Ageism and Negative Perceptions About Growing Old May Be Shortening Your Own Life

Many people in the United States harbor negative thoughts, impressions, feelings, and opinions about the aging process, about the natural inevitability of growing old. A large swath of the general public maintains a myriad of misconceptions about seniors. Ageism is said to be at epidemic proportions in the U.S.A. Often overlooked is the stark reality that ageism is harmful to older individuals and detrimental (physically, emotionally, and mentally) to those who embrace these negative perceptions. In this article, we provide a summary of research findings regarding the impact of ageist attitudes on those individuals that espouse those negative concepts and misperceptions associated with growing old.

Demographics of Ageism and Negative Senior Stereotypes

Research about ageism and negative senior stereotypes has focused on the demographics of these issues. In the United States, except for the Black American community, every ethnic and racial demographic in the country scores what researchers consider high when harboring or supporting negative or inaccurate stereotypes regarding seniors.

In this article, we specifically take on the results of research regarding ageism and negative senior stereotypes regarding several topical areas:

  • Negative senior stereotypes and heart attack risk
  • Negative senior stereotypes and full recovery from severe disability
  • Negative senior stereotypes and memory decline
  • Threat of senior stereotypes and dementia
  • Negative senior stereotypes and morbidity rate

In this article, we also take a moment to discuss seniors and the availability of geriatrics specialists in the medical community. We hope that armed with this information, if you currently have negative thoughts about seniors or harbor ageism, you will consider your thoughts closely and how they might negatively impact your life.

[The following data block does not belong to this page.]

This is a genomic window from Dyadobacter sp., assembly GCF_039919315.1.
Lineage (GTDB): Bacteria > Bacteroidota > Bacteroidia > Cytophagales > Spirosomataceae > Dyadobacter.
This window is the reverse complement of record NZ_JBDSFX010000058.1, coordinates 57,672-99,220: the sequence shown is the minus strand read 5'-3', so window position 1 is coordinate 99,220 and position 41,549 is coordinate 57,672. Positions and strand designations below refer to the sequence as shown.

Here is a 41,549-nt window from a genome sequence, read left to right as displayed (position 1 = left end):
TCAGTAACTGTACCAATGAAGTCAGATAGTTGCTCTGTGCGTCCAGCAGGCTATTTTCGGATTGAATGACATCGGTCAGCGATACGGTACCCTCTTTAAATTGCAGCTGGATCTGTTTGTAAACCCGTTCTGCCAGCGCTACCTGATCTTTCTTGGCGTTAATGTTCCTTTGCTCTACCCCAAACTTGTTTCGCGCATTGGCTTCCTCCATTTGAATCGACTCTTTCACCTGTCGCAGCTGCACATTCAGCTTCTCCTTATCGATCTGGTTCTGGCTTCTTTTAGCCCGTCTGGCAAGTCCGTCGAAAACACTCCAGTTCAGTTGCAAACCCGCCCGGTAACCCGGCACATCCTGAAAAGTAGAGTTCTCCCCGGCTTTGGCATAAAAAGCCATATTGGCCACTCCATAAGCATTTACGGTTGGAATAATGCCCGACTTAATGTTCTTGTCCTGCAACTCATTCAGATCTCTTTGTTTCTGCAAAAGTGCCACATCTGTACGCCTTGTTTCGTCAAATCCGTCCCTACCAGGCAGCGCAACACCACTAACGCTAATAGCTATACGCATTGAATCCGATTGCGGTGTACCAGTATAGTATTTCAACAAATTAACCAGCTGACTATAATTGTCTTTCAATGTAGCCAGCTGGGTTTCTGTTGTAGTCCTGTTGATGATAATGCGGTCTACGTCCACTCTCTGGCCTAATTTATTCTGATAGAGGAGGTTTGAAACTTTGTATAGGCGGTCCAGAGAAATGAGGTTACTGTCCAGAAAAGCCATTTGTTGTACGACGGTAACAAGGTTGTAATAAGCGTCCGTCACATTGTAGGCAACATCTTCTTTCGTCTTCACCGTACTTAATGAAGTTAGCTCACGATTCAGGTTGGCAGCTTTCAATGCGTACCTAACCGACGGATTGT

Negative Senior Stereotypes and Heart Attack Risk

If you are a person who harbors negative thoughts about growing older or about senior citizens more generally, you may negatively impact your heart health. You read that correctly: If you hold ageist attitudes or negative ideas about being a senior, you put yourself at a greater risk for a heart attack.

Research studies reveal that 25 percent of people with negative stereotypes of seniors had heart attacks. This is contrasted with people who do not harbor such negative opinions. 13 percent of individuals with positive attitudes about aging and seniors suffered heart attacks. This represents an almost two-to-one variation between individuals with negative versus positive mindsets about seniors and the aging process.

Negative Senior Stereotypes and Full Recovery From Severe Disability

Interestingly, men and women with a positive attitude about aging and seniors were 44 percent more likely to recover from a severe disability than those individuals who maintained ageist opinions or negative viewpoints about seniors and growing older. A research study looked at what appears to be a correlation between positive thoughts about aging and the ability to recover from a more challenging medical condition like a serious disability.